Pirschjaeger
10-29-2007, 09:19 PM
Patriotism, whether demanded by a democratic, communistic, or socialistic government is political control.

Recently someone asked me if I were willing to die for my country. I told him I was willing to die for my country, only if my country was right. So, in other words, I am willing to die for what's right, not my country.

This question (Are you willing to die for your country?) is a wolf in sheep's clothing. More accurately, it should be ; "Are you willing to die for your politicians?".

From peoples' views, in general, the world is flat but in reality the world is round. Like one quote posted earlier, why should patriotism be limited by borders? I'm patriotic to humanity.

Having said that, my patriot duties means I will be either for or against my or your nation,...equally.

Patriotism in general, is every government of WMD.

Fritz

Pirschjaeger
10-29-2007, 09:21 PM
Originally posted by Rammjaeger:
In those years, depending on the outcome of WW2, Ukraine was to be governed from either Berlin or Moscow. Its people would be screwed either way. Those who supported either side weren't patriots IMO.

Two things come to mind:

Hindsight is 20/20.

Having to choose the lesser of two evils.

Fritz

Wepps
10-29-2007, 10:37 PM
Originally posted by MB_Avro_UK:
Hi all,

Dicey subject but means something to all of us. Is Patriotism beneficial or locked in the past?

Here's a link to a British version. Not sure about the scantily clad lady on horseback http://forums.ubi.com/images/smilies/blink.gif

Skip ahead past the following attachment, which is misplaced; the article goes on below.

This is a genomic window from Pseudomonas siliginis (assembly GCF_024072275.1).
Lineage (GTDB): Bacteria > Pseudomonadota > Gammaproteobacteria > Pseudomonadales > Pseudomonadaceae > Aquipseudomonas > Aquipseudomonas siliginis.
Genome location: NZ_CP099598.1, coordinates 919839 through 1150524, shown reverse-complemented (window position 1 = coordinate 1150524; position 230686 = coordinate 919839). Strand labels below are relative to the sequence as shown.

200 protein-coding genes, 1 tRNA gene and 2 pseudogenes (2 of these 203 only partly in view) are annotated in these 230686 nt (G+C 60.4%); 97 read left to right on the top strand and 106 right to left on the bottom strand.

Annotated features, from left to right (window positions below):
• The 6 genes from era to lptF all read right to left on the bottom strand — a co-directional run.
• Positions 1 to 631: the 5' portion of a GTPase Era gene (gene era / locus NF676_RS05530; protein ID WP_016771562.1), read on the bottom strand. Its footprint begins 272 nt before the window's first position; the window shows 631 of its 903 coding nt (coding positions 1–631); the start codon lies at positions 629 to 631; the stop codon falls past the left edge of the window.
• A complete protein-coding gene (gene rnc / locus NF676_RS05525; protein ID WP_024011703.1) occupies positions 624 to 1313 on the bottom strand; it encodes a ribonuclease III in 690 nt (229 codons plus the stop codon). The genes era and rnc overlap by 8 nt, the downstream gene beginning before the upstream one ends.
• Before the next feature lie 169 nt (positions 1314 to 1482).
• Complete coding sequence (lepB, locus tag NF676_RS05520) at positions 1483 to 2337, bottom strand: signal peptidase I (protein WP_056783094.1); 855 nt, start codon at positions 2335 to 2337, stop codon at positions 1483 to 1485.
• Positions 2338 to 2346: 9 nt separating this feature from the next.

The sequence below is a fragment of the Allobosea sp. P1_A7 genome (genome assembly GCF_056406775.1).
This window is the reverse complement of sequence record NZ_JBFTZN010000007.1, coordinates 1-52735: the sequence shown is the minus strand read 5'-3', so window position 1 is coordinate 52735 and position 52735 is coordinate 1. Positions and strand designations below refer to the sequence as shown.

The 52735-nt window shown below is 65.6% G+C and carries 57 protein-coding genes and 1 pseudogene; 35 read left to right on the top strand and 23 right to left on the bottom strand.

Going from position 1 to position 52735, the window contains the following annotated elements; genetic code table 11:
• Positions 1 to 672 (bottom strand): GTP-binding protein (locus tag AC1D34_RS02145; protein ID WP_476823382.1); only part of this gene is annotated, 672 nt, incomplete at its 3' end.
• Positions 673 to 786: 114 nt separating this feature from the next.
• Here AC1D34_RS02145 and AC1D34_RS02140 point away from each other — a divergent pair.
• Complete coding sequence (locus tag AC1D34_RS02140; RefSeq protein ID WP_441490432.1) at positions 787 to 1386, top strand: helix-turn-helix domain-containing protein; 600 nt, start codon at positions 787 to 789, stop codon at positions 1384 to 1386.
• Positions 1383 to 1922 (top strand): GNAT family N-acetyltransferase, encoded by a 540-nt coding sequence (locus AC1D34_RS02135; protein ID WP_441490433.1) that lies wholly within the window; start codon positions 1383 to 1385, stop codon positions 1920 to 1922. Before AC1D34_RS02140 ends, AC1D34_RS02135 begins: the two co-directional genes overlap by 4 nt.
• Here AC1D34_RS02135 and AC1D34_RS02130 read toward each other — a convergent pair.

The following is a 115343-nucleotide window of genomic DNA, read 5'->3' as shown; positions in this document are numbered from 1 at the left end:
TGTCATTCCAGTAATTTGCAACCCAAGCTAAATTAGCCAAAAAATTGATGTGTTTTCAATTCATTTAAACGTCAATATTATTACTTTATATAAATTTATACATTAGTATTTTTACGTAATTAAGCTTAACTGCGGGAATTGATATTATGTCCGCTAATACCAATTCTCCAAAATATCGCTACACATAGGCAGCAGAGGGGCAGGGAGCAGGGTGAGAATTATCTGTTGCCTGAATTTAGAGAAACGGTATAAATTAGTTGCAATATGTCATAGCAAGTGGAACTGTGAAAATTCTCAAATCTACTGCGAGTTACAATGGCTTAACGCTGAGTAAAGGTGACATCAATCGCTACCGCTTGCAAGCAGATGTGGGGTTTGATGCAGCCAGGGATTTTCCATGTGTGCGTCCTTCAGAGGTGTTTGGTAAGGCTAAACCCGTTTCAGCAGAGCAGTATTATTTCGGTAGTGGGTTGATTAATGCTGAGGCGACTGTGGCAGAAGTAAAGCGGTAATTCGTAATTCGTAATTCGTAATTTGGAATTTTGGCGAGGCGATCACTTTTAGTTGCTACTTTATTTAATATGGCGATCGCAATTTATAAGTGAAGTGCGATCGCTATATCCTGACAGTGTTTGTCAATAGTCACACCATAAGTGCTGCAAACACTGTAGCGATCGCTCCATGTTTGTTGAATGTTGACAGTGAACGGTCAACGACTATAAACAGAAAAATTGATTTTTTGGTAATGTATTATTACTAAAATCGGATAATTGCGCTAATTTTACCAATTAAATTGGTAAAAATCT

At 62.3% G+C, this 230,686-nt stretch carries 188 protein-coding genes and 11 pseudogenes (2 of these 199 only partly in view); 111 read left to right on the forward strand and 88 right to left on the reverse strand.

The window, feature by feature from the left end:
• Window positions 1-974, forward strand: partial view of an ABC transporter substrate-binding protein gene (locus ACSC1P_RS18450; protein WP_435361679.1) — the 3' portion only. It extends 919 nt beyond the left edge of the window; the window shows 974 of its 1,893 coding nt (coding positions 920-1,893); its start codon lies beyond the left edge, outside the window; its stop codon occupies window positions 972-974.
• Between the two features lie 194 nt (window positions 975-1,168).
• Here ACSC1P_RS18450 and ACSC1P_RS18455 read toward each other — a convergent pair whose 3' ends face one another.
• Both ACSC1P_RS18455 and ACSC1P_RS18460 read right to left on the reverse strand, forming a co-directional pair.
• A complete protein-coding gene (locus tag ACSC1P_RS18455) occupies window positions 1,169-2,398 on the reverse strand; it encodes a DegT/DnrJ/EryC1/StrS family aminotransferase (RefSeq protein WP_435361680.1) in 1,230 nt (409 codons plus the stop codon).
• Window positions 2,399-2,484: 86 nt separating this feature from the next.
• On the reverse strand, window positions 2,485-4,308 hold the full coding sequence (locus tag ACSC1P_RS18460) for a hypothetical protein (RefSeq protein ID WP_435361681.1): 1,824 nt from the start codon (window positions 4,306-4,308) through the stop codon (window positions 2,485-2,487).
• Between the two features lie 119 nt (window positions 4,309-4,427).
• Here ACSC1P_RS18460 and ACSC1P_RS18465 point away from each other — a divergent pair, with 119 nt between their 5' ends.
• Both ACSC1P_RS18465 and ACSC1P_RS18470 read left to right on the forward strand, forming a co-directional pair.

http://uk.youtube.com/watch?v=HWY_PK4bAkU

Should we all be one international family and forget the past?

Best Regards,
MB_Avro.

Should we be? of course.

But how is that possible, when you have hundreds of cultures of peoples with different ideas on how things should be in this new world?

For example, Americans are often 'accused' of not learning French.

Well...why should we? I could walk around America all my life and never need it. In France, you drive an hour and you need to know German or Spanish.

It's not American arrogance, there is simply no practicality in it to us. There is no use for it.

We've drawn the borders. Now if everyone could just get along we'd all be fine. But NOOOOO. Everyone has to butt their noses in everyone else's business.

Without some serious threat of an armageddon, there will never be a unified world thought on anything.

Copperhead311th
10-29-2007, 11:04 PM
Originally posted by Tab_Flettner:
Avro your little slide show left out one picture...

http://img.photobucket.com/albums/v712/mr_coffee/DSC01912.jpg

WTF? French Fries, pork'n beans & a pastry?!?
some kid of funky looking cross between a stfferd crusaant and aturkey pot pie?

csThor
10-29-2007, 11:19 PM
Patriotism per definition is the love for "your" country. However it has a vastly different meaning to some nations. IMO in the USA it's the "glue" that keeps the society (with its different ethnic, social and cultural groups deriving from the many immigrants among their forefathers) together. That sometimes leads to "funny" exaggerations - e.g. some of the flagwaving looks like a comedy from my point but it does mean a lot to the people who do it.